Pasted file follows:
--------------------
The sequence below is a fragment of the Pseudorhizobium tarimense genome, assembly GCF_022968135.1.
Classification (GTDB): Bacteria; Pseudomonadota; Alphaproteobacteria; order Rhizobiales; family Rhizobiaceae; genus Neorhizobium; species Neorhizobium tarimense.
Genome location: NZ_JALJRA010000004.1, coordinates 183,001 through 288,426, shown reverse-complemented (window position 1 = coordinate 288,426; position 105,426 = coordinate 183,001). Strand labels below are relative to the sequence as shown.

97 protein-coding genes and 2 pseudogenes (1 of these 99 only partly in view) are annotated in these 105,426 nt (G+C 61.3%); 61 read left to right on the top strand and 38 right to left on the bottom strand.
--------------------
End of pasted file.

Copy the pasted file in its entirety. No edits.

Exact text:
The sequence below is a fragment of the Pseudorhizobium tarimense genome, assembly GCF_022968135.1.
Classification (GTDB): Bacteria; Pseudomonadota; Alphaproteobacteria; order Rhizobiales; family Rhizobiaceae; genus Neorhizobium; species Neorhizobium tarimense.
Genome location: NZ_JALJRA010000004.1, coordinates 183,001 through 288,426, shown reverse-complemented (window position 1 = coordinate 288,426; position 105,426 = coordinate 183,001). Strand labels below are relative to the sequence as shown.

97 protein-coding genes and 2 pseudogenes (1 of these 99 only partly in view) are annotated in these 105,426 nt (G+C 61.3%); 61 read left to right on the top strand and 38 right to left on the bottom strand.